21. 1 point
    What on earth. You do realise that the choke flap creates a smaller opening in the carby, which speeds up the air as it goes past the venturi which sucks in more fuel and richens up the mixture? The chroke flap does increase the fuel, automatically, just like an efi system.
  22. 1 point
    Where are you located? A guy was selling a few in Melbourne
  23. 1 point
    Here ya go young fella https://drive.google.com/file/d/0B-Yb6y6qxw1gdkt3dnQ2SFVkQzQ/view
  24. 1 point
    Buy your car. Get the best possible tech manual ( genuine Toyota are really helpful). Drive her around for a while and identify the stuff that needs to be done. Read about it and then have a crack at fixing it. I like the adage " if it aint broke don't touch it." Then decide what direction you want to go, be it daily drive, mild or wild street weapon or full blown race car. Above all take your time and enjoy the rolla experience.
  25. 1 point
    nah i stand by it. people get turned off by carbs because they look complicated. best to dive in and start with it. And who said its well functioning? haha Hes about to but one, it wont be off someone whos looked after it. itl be full of grime, and i would place a hefty bet that the carb will need attention and that the seller will have wound on the idle screw to hide a bad idle. I'm adamant of it, if its a stock motor that he buys he will be pulling it apart to clean it. You have to admit, these carbies are a bitch.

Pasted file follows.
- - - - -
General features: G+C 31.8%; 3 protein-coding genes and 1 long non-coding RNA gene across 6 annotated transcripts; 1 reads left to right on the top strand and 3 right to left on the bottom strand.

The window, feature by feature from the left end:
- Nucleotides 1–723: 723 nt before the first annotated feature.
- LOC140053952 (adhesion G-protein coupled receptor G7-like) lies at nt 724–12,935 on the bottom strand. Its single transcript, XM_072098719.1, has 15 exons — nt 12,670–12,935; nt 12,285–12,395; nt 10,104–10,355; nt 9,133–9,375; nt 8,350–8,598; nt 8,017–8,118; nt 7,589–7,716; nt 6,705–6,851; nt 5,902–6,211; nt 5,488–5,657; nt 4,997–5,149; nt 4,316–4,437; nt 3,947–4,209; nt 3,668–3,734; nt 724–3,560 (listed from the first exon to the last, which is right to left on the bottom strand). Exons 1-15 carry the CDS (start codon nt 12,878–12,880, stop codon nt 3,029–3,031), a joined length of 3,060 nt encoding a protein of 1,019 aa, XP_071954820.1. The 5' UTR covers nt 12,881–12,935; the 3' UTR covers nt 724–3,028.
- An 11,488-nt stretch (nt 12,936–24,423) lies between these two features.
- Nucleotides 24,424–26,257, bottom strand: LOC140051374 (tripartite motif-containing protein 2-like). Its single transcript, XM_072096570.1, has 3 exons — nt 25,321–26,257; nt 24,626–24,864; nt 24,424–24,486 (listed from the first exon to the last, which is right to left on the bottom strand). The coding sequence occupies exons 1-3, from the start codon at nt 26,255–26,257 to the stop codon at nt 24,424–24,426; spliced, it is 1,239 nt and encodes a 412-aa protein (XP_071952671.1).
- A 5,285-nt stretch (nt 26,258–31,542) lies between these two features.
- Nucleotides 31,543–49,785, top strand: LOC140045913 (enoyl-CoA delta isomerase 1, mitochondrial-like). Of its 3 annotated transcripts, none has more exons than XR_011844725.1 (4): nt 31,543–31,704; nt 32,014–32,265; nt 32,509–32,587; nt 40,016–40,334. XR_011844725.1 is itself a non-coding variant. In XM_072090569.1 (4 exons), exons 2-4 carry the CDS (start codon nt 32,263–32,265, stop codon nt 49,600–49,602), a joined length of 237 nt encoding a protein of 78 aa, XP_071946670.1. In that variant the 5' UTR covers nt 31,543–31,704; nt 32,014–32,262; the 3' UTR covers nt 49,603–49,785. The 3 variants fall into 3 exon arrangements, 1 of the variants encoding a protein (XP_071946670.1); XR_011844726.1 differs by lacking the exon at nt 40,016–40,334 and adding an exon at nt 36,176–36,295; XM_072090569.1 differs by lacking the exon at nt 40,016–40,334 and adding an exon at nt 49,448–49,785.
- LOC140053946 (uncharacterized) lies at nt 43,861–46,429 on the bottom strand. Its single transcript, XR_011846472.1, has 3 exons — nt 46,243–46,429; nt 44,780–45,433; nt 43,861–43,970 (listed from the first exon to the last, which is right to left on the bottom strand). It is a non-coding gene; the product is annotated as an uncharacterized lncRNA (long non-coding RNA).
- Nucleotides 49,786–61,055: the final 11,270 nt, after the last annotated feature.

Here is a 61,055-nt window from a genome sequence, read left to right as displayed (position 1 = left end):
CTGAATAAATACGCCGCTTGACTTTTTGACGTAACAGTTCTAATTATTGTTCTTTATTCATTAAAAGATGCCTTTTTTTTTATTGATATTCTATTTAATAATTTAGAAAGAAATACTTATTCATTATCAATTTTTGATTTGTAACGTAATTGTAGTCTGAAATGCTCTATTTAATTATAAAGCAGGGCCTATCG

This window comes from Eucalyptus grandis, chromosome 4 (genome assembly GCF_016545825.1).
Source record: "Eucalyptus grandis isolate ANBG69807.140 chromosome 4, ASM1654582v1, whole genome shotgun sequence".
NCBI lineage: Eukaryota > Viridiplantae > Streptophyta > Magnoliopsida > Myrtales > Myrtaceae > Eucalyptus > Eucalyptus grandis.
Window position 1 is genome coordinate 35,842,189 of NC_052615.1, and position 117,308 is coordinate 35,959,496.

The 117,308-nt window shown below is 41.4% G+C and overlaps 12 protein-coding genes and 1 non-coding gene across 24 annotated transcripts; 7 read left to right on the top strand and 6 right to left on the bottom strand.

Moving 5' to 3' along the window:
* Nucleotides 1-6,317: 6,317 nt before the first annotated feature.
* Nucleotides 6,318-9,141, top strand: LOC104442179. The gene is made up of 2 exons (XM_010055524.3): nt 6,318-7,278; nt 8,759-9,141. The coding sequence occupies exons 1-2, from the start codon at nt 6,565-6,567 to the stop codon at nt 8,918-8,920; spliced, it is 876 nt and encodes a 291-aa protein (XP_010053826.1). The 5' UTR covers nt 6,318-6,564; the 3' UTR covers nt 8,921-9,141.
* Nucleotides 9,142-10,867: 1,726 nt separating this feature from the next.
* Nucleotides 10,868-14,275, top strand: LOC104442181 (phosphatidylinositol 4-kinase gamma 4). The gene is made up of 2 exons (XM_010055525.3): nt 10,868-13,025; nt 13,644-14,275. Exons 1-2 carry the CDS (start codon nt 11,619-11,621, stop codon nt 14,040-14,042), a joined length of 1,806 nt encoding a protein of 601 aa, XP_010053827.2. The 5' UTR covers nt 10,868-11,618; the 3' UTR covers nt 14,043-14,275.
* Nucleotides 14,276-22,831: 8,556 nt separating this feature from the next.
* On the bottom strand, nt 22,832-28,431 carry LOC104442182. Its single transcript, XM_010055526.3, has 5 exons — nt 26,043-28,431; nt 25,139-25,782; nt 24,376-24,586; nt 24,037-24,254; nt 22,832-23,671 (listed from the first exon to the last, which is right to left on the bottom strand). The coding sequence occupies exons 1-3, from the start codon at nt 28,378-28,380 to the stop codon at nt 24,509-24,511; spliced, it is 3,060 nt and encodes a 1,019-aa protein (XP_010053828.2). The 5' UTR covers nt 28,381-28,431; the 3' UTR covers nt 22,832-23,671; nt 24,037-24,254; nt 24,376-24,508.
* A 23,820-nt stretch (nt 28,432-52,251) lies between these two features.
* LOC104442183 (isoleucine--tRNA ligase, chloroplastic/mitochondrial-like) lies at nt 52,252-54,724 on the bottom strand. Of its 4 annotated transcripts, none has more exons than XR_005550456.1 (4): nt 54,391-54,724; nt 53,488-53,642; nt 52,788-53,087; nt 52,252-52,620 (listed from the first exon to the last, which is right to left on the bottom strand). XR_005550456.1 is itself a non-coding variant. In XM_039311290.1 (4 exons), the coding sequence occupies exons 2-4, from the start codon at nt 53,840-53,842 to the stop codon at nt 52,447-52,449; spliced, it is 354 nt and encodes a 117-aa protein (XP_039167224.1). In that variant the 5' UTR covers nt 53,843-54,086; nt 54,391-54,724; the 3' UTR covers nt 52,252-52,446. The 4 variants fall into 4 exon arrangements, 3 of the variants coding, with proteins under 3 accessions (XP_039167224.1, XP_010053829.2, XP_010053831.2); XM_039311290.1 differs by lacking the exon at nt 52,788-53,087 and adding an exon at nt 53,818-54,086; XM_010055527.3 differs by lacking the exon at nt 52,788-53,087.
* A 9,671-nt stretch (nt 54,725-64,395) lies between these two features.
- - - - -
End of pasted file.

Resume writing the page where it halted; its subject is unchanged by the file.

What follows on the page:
26. 1 point
    Perhaps a bit extreme pulling down a well functioning carb the day after you get it. Id suggest changing all the oils, new filters and points and adjusting the tappets! Then when you get keen, replace the points with electronic ignition. You will love it and learn a lot as you tinker. We're here if you get stuck.
  27. 1 point
    as for tools some of the most important for an old toyota are 1. impact screwdriver, required because all screws will be seized 2. multimeter with digital display 3. vacuum gauge, suggest just buying a chinese gauge on ebay and sticking a barb and hose on it, this will cost about 5 dollars 4. feeler gauge, no DIYer one ever sets valve clearances correctly on any engine that ive ever purchased. learn to do it propperly. also good for spark plug gap and contact points if you have a points distributor 5. some sort of book on the basics of old engines. i am sure haynes or gregories have a few
  28. 1 point
    i say dive in head first and take apart the carb and clean and rebuild it. it should be the most understood part of the car but few younger folk know anything about them nowadays. it is where all the action happens and where most of the daily driver problems lie. if u attempt to learn about it by reading forums alone, without having taken one apart, you will un-learn, and understand less. that is my advice.
  29. 1 point